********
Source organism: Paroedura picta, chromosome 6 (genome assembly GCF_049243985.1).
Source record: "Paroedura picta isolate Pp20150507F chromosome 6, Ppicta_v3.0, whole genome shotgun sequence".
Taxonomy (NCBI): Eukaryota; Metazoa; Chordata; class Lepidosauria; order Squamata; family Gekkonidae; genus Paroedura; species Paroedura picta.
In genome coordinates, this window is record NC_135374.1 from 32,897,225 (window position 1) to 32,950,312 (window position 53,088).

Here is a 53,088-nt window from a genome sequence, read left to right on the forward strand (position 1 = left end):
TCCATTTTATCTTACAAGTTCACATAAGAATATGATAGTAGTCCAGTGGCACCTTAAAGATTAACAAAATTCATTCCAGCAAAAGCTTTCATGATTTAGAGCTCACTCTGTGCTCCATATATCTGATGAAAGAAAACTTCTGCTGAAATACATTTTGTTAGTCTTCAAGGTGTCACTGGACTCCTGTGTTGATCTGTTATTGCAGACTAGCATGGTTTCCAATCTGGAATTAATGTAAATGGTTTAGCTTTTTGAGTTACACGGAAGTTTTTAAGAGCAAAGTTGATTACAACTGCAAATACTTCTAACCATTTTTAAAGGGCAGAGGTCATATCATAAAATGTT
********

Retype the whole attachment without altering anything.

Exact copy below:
Source organism: Paroedura picta, chromosome 6 (genome assembly GCF_049243985.1).
Source record: "Paroedura picta isolate Pp20150507F chromosome 6, Ppicta_v3.0, whole genome shotgun sequence".
Taxonomy (NCBI): Eukaryota; Metazoa; Chordata; class Lepidosauria; order Squamata; family Gekkonidae; genus Paroedura; species Paroedura picta.
In genome coordinates, this window is record NC_135374.1 from 32,897,225 (window position 1) to 32,950,312 (window position 53,088).

Here is a 53,088-nt window from a genome sequence, read left to right on the forward strand (position 1 = left end):
TCCATTTTATCTTACAAGTTCACATAAGAATATGATAGTAGTCCAGTGGCACCTTAAAGATTAACAAAATTCATTCCAGCAAAAGCTTTCATGATTTAGAGCTCACTCTGTGCTCCATATATCTGATGAAAGAAAACTTCTGCTGAAATACATTTTGTTAGTCTTCAAGGTGTCACTGGACTCCTGTGTTGATCTGTTATTGCAGACTAGCATGGTTTCCAATCTGGAATTAATGTAAATGGTTTAGCTTTTTGAGTTACACGGAAGTTTTTAAGAGCAAAGTTGATTACAACTGCAAATACTTCTAACCATTTTTAAAGGGCAGAGGTCATATCATAAAATGTT